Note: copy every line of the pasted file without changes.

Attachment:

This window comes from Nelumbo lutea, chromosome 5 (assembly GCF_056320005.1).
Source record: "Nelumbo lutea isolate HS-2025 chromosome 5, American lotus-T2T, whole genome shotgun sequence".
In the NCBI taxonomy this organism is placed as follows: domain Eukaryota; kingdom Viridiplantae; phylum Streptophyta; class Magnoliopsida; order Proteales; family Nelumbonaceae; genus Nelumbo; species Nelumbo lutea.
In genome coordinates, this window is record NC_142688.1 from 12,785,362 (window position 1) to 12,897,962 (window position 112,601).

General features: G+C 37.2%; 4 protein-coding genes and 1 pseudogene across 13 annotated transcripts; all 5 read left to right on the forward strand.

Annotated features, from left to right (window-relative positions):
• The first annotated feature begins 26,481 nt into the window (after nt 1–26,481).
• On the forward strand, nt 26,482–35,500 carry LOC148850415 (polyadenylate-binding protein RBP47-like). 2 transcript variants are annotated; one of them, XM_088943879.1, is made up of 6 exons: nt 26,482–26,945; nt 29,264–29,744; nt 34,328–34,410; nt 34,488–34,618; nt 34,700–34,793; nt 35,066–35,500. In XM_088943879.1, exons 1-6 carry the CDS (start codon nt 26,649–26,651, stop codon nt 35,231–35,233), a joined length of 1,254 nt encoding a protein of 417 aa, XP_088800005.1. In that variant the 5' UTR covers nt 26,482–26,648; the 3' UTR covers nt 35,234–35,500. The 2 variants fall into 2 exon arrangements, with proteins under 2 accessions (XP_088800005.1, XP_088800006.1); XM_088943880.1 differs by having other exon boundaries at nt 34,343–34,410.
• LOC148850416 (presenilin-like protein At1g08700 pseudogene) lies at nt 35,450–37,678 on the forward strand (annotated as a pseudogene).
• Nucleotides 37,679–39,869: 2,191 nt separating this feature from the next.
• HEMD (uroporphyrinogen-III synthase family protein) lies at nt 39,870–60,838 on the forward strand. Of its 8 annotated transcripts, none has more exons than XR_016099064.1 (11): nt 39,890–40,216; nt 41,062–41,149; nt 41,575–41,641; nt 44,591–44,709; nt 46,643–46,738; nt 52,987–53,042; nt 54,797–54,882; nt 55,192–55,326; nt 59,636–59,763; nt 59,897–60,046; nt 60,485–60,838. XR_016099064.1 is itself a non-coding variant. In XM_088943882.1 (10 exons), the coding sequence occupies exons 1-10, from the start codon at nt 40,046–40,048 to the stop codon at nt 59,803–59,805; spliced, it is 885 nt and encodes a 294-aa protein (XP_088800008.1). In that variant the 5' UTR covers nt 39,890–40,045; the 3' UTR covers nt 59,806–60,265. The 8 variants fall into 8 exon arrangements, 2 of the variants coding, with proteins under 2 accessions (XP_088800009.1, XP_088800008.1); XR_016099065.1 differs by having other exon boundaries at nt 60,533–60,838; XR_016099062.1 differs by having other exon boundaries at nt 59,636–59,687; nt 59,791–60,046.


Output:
This window comes from Nelumbo lutea, chromosome 5 (assembly GCF_056320005.1).
Source record: "Nelumbo lutea isolate HS-2025 chromosome 5, American lotus-T2T, whole genome shotgun sequence".
In the NCBI taxonomy this organism is placed as follows: domain Eukaryota; kingdom Viridiplantae; phylum Streptophyta; class Magnoliopsida; order Proteales; family Nelumbonaceae; genus Nelumbo; species Nelumbo lutea.
In genome coordinates, this window is record NC_142688.1 from 12,785,362 (window position 1) to 12,897,962 (window position 112,601).

General features: G+C 37.2%; 4 protein-coding genes and 1 pseudogene across 13 annotated transcripts; all 5 read left to right on the forward strand.

Annotated features, from left to right (window-relative positions):
• The first annotated feature begins 26,481 nt into the window (after nt 1–26,481).
• On the forward strand, nt 26,482–35,500 carry LOC148850415 (polyadenylate-binding protein RBP47-like). 2 transcript variants are annotated; one of them, XM_088943879.1, is made up of 6 exons: nt 26,482–26,945; nt 29,264–29,744; nt 34,328–34,410; nt 34,488–34,618; nt 34,700–34,793; nt 35,066–35,500. In XM_088943879.1, exons 1-6 carry the CDS (start codon nt 26,649–26,651, stop codon nt 35,231–35,233), a joined length of 1,254 nt encoding a protein of 417 aa, XP_088800005.1. In that variant the 5' UTR covers nt 26,482–26,648; the 3' UTR covers nt 35,234–35,500. The 2 variants fall into 2 exon arrangements, with proteins under 2 accessions (XP_088800005.1, XP_088800006.1); XM_088943880.1 differs by having other exon boundaries at nt 34,343–34,410.
• LOC148850416 (presenilin-like protein At1g08700 pseudogene) lies at nt 35,450–37,678 on the forward strand (annotated as a pseudogene).
• Nucleotides 37,679–39,869: 2,191 nt separating this feature from the next.
• HEMD (uroporphyrinogen-III synthase family protein) lies at nt 39,870–60,838 on the forward strand. Of its 8 annotated transcripts, none has more exons than XR_016099064.1 (11): nt 39,890–40,216; nt 41,062–41,149; nt 41,575–41,641; nt 44,591–44,709; nt 46,643–46,738; nt 52,987–53,042; nt 54,797–54,882; nt 55,192–55,326; nt 59,636–59,763; nt 59,897–60,046; nt 60,485–60,838. XR_016099064.1 is itself a non-coding variant. In XM_088943882.1 (10 exons), the coding sequence occupies exons 1-10, from the start codon at nt 40,046–40,048 to the stop codon at nt 59,803–59,805; spliced, it is 885 nt and encodes a 294-aa protein (XP_088800008.1). In that variant the 5' UTR covers nt 39,890–40,045; the 3' UTR covers nt 59,806–60,265. The 8 variants fall into 8 exon arrangements, 2 of the variants coding, with proteins under 2 accessions (XP_088800009.1, XP_088800008.1); XR_016099065.1 differs by having other exon boundaries at nt 60,533–60,838; XR_016099062.1 differs by having other exon boundaries at nt 59,636–59,687; nt 59,791–60,046.